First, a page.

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Clinical Consultation

Symptom: Dizziness with Atmospheric Changes

Lee, Ariel; Abouzari, Mehdi MD, PhD; Djalilian, Hamid MD

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doi: 10.1097/01.HJ.0000719812.50617.36
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A 53-year old woman presented with a history of dizziness in low atmospheric pressure and bilateral superior canal dehiscence. She reported having balance and cognitive issues during thunderstorms or cloudy weather or when traveling to the mountains. She also reported getting headaches and right ear fullness. She underwent repair surgery of a previous bilateral superior and posterior canal dehiscence surgery and bilateral perilymphatic fistula repair. Results of her microscopic ear exam, ocular and cervical vestibular evoked myogenic potential (VEMP) test, and video head impulse test (vHIT) were normal. A previous audiogram showed normal to mild bilateral hearing loss (Fig. 1). Previous magnetic resonance imaging (MRI) showed no abnormalities. CT from post-surgery showed good repair of superior canal dehiscence.

Figure 1
Figure 1:
Audiogram of the patient on presentation. Audiology, surgery.
Figure 2
Figure 2:
(A) Poschl view (parallel to the superior canal) CT of the right temporal bone at the level of the superior canal showing the membranous superior canal (short black arrows) to be covered by bone cement (short white arrows). The canal has been narrowed in one area (dotted black arrow). (B) Poschl view (parallel to superior canal) CT of the left temporal bone showing the membranous superior canal (short black arrows) to be covered by bone cement (white) all around. Audiology, surgery.
Figure 3
Figure 3:
(A) Stenver view (parallel to the posterior canal) CT of the right temporal bone at the level of the posterior canal showing the bony posterior canal (short black arrows) to be intact and abutting the bone cement (short white arrows). (B) Stenver view (parallel to the posterior canal) CT of the left temporal bone showing the intact bony posterior canal (short black arrows) to be separated by some mucosa (grey) from the bone cement (white). Audiology, surgery.
Figure 4
Figure 4:
Figure 4. Coronal (parallel to face) CT of temporal bones before all surgeries at the level of the superior canal showing bilaterally dehiscent superior canal.
Figure 5
Figure 5:
Figure 5. Axial (horizontal) CT of temporal bones before all surgeries at the level of the posterior canal showing bilaterally intact posterior canals.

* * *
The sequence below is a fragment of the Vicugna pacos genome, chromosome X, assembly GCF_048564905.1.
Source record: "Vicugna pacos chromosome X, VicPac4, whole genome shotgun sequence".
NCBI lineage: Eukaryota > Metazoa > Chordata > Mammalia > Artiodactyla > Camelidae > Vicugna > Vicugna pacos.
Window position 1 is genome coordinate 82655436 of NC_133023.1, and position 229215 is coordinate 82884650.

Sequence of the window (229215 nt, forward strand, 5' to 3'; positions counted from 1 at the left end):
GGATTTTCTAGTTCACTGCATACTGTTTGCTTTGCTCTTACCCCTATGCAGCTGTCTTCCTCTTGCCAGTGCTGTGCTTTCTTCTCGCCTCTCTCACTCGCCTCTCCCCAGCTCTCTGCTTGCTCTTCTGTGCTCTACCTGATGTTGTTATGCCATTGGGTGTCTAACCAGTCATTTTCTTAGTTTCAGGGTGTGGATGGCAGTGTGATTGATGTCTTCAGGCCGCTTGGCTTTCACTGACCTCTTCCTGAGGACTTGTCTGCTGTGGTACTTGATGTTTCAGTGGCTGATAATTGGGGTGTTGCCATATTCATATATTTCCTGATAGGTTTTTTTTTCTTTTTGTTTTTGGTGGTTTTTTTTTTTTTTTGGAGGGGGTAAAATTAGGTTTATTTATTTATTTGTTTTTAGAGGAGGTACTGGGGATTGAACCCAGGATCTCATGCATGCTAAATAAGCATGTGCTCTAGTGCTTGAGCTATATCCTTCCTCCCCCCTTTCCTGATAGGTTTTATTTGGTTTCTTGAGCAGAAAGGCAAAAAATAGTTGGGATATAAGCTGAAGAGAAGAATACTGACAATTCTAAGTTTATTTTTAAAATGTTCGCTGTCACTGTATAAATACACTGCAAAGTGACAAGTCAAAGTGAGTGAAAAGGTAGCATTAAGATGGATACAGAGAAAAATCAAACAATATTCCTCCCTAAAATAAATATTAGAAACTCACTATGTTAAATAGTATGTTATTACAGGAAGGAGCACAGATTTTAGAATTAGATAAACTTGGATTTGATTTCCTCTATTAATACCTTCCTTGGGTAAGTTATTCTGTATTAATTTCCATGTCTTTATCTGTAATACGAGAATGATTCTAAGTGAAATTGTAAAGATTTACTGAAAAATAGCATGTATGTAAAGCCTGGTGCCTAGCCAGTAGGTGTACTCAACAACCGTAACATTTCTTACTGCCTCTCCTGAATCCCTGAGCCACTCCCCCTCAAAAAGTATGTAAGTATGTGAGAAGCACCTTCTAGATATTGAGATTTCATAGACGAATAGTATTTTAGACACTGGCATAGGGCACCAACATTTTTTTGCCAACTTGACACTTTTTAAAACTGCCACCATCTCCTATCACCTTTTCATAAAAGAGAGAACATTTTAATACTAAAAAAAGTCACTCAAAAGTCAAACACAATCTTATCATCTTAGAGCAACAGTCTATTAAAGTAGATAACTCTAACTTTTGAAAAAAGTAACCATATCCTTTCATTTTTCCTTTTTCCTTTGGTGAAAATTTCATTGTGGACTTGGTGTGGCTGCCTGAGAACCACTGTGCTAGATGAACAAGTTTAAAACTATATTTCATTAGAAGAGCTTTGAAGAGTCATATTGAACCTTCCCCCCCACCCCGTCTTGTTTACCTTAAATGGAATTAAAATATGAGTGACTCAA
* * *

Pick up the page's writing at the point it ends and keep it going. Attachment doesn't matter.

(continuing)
Diagnosis: Vestibular Migraine

When faced with a patient who has pressure-sensitive dizziness, clinicians can make a differential diagnosis that includes superior, posterior, or horizontal canal dehiscence, perilymphatic fistula, cochlear carotid dehiscence (BMJ Case Rep. 2019 Jul 17;12(7):e229773), cochlear facial nerve dehiscence (Front Neurol. 2019;10:1281), enlarged vestibular aqueduct, and migraine. The best method to evaluate canal dehiscence is to obtain a CT scan of the temporal bones. With any unusual type of vertigo, an MRI should be obtained to evaluate for an acoustic neuroma or other intracranial pathologies. Audiologic testing such as audiogram, fistula test, videonystagmography (VNG), VHIT, and VEMP can help in identifying and ruling out some of these conditions.

In the case of this patient, the first thing to evaluate is the superior and posterior canal dehiscences and whether the previous repair is holding up and in place. The patient's CT scan showed that the bone overlying the two superior canals was intact. The right superior canal repair with hydroxyapatite bone cement appeared to have encroached into the canal (Fig. 2). Evaluation of the posterior canal repair also showed no dehiscence (Fig. 3). In fact, it showed no posterior canal dehiscence, and the bone cement was placed over an intact posterior semicircular canal.

VHIT showed that the right superior canal remained open, and the VEMP test showed normal bilateral thresholds and normal amplitudes, indicating no canal dehiscence was likely present. Further evaluation of the cochlear and vestibule on the CT scan failed to reveal signs of carotid or facial nerve dehiscence with the cochlea or an enlarged vestibular aqueduct. With a normal MRI, the patient's problem appeared to be more complex. The patient brought over 100 pages of medical records documenting the opinion of eight other neurotologists in the U.S., some of whom had recommended surgery for perilymph fistula. The patient had a previous lumbar puncture, which found normal cerebrospinal fluid pressure.

In general, the diagnosis of a dizzy patient is primarily based on the patient's medical history. Examination and diagnostic testing help to confirm or rule out items on the differential diagnosis. As such, ot is critical to take a detailed patient history.

After a more detailed evaluation of the patient's medical history, including her original CT scan of the temporal bones prior to all her surgical procedures (Figs. 4, 5), we found no evidence of posterior canal dehiscence but found bilateral superior canal dehiscence.